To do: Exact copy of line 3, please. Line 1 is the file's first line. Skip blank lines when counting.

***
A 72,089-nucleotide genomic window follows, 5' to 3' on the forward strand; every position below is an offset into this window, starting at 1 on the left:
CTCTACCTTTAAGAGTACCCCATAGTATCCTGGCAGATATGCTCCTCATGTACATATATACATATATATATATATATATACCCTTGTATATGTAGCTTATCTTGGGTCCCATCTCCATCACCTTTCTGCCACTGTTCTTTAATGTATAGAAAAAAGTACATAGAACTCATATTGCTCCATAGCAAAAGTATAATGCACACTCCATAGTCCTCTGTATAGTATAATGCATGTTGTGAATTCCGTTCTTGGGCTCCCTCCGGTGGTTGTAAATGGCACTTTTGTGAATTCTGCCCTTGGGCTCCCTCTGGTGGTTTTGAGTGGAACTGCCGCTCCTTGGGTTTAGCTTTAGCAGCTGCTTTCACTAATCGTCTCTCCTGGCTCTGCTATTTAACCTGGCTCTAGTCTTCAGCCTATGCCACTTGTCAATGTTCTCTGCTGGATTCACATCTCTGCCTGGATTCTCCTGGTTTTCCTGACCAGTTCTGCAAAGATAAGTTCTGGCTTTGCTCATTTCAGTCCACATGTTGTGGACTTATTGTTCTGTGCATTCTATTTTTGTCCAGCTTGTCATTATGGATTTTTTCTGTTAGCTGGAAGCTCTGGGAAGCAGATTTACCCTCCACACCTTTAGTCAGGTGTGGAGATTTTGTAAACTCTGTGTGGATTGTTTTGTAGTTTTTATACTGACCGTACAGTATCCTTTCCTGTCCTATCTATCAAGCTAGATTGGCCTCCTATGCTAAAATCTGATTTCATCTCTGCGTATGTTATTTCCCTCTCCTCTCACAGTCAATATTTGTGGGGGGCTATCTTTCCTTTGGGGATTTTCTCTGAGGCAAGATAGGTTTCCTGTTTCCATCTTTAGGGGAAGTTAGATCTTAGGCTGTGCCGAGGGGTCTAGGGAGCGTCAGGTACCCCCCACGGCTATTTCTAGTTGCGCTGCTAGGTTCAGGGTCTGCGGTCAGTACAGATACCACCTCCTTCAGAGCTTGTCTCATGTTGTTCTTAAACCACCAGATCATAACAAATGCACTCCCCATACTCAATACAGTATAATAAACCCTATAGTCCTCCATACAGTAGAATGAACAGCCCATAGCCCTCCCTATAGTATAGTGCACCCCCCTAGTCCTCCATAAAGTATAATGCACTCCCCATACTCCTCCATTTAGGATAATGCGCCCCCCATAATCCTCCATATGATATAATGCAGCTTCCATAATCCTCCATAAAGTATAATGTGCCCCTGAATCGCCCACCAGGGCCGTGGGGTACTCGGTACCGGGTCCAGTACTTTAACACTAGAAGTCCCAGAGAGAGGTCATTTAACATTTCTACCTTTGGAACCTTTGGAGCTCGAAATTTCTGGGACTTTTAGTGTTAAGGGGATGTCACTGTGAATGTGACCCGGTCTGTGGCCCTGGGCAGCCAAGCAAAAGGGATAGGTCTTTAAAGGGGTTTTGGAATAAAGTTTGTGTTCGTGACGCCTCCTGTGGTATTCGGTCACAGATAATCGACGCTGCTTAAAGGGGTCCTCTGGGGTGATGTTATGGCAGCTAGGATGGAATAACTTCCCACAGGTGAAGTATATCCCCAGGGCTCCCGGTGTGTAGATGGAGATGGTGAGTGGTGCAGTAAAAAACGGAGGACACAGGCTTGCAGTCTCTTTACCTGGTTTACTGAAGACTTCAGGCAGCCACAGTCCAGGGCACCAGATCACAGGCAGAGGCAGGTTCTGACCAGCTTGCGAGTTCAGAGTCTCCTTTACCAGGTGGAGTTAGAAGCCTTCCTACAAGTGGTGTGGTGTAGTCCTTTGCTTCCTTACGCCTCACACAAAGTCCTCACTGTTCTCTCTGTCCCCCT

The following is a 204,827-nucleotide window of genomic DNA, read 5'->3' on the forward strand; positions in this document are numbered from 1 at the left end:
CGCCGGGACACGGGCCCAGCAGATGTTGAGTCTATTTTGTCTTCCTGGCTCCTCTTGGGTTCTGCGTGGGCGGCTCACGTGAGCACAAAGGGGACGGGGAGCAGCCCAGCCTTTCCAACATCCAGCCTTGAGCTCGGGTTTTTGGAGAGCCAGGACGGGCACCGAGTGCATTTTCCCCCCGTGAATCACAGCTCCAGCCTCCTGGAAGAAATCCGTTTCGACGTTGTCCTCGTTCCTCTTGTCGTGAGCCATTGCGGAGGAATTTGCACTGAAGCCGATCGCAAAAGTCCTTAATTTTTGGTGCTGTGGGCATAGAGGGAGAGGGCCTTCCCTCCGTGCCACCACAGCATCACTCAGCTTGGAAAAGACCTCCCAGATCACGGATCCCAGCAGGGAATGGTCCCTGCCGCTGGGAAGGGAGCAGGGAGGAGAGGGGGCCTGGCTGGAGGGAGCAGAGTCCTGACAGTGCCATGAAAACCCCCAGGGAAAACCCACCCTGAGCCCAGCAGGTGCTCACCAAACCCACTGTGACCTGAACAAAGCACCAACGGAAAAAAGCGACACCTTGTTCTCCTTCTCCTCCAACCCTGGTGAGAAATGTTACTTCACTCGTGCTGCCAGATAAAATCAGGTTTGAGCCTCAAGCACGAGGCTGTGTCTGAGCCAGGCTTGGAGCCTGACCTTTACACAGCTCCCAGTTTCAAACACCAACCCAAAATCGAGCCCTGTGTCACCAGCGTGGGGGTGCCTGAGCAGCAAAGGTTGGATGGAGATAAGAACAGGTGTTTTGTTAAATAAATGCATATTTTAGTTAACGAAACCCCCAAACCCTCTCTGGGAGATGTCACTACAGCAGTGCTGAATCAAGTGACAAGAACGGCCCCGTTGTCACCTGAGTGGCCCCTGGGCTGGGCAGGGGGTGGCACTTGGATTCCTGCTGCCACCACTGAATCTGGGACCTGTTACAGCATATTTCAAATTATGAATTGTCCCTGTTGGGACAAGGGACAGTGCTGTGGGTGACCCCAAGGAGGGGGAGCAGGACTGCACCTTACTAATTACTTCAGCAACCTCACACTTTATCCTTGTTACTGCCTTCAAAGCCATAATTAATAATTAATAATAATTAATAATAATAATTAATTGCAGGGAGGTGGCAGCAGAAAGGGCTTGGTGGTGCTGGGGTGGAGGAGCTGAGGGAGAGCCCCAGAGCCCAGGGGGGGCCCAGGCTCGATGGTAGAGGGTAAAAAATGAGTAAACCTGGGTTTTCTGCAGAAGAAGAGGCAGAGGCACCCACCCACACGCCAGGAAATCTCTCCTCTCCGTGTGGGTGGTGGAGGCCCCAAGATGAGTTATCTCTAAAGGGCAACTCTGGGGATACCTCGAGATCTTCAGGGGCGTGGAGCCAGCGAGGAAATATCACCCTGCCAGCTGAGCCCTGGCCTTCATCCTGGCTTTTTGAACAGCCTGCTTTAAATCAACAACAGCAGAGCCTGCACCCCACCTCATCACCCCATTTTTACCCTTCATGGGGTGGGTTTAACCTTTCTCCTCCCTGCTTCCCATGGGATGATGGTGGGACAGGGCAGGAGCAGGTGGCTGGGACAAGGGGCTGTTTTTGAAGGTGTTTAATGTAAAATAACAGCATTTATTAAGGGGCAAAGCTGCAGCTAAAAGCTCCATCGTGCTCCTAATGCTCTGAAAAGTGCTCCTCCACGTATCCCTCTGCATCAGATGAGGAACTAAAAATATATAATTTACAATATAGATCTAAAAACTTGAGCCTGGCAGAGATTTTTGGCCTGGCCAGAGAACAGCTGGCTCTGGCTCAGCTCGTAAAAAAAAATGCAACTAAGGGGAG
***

The following is a 204,827-nucleotide window of genomic DNA, read 5'->3' on the forward strand; positions in this document are numbered from 1 at the left end: